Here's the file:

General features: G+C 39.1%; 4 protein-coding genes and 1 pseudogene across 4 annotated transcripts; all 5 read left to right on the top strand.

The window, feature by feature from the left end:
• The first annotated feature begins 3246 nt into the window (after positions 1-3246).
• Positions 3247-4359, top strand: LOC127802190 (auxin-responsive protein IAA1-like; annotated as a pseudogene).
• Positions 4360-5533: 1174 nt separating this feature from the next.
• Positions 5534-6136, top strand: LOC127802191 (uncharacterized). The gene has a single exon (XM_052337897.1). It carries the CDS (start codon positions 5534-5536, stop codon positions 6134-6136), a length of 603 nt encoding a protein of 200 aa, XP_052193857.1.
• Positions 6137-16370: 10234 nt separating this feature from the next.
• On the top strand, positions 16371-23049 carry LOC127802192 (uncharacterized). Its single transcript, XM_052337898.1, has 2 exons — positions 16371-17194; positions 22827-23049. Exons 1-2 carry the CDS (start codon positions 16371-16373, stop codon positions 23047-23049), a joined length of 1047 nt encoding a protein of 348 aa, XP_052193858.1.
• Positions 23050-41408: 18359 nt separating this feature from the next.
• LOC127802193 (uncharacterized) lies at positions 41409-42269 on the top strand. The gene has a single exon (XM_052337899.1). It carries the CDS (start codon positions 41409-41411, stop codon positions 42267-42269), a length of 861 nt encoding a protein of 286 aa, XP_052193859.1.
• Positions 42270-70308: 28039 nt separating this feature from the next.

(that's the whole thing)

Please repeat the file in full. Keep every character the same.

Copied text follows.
General features: G+C 39.1%; 4 protein-coding genes and 1 pseudogene across 4 annotated transcripts; all 5 read left to right on the top strand.

The window, feature by feature from the left end:
• The first annotated feature begins 3246 nt into the window (after positions 1-3246).
• Positions 3247-4359, top strand: LOC127802190 (auxin-responsive protein IAA1-like; annotated as a pseudogene).
• Positions 4360-5533: 1174 nt separating this feature from the next.
• Positions 5534-6136, top strand: LOC127802191 (uncharacterized). The gene has a single exon (XM_052337897.1). It carries the CDS (start codon positions 5534-5536, stop codon positions 6134-6136), a length of 603 nt encoding a protein of 200 aa, XP_052193857.1.
• Positions 6137-16370: 10234 nt separating this feature from the next.
• On the top strand, positions 16371-23049 carry LOC127802192 (uncharacterized). Its single transcript, XM_052337898.1, has 2 exons — positions 16371-17194; positions 22827-23049. Exons 1-2 carry the CDS (start codon positions 16371-16373, stop codon positions 23047-23049), a joined length of 1047 nt encoding a protein of 348 aa, XP_052193858.1.
• Positions 23050-41408: 18359 nt separating this feature from the next.
• LOC127802193 (uncharacterized) lies at positions 41409-42269 on the top strand. The gene has a single exon (XM_052337899.1). It carries the CDS (start codon positions 41409-41411, stop codon positions 42267-42269), a length of 861 nt encoding a protein of 286 aa, XP_052193859.1.
• Positions 42270-70308: 28039 nt separating this feature from the next.